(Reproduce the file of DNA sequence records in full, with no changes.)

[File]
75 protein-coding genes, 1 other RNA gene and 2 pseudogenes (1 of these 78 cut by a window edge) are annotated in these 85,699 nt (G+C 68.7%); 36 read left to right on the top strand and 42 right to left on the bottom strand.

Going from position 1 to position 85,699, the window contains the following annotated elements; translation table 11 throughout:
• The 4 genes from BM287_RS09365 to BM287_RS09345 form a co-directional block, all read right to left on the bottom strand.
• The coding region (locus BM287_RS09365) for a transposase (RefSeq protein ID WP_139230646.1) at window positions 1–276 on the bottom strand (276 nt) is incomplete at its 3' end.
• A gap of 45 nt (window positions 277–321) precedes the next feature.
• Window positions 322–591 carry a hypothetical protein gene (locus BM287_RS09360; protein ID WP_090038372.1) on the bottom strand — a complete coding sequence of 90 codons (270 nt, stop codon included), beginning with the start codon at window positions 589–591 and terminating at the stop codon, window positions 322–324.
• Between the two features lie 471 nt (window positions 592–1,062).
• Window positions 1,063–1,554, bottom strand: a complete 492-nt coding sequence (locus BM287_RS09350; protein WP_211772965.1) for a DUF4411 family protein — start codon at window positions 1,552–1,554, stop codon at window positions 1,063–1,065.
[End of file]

75 protein-coding genes, 1 other RNA gene and 2 pseudogenes (1 of these 78 cut by a window edge) are annotated in these 85,699 nt (G+C 68.7%); 36 read left to right on the top strand and 42 right to left on the bottom strand.

Going from position 1 to position 85,699, the window contains the following annotated elements; translation table 11 throughout:
• The 4 genes from BM287_RS09365 to BM287_RS09345 form a co-directional block, all read right to left on the bottom strand.
• The coding region (locus BM287_RS09365) for a transposase (RefSeq protein ID WP_139230646.1) at window positions 1–276 on the bottom strand (276 nt) is incomplete at its 3' end.
• A gap of 45 nt (window positions 277–321) precedes the next feature.
• Window positions 322–591 carry a hypothetical protein gene (locus BM287_RS09360; protein ID WP_090038372.1) on the bottom strand — a complete coding sequence of 90 codons (270 nt, stop codon included), beginning with the start codon at window positions 589–591 and terminating at the stop codon, window positions 322–324.
• Between the two features lie 471 nt (window positions 592–1,062).
• Window positions 1,063–1,554, bottom strand: a complete 492-nt coding sequence (locus BM287_RS09350; protein WP_211772965.1) for a DUF4411 family protein — start codon at window positions 1,552–1,554, stop codon at window positions 1,063–1,065.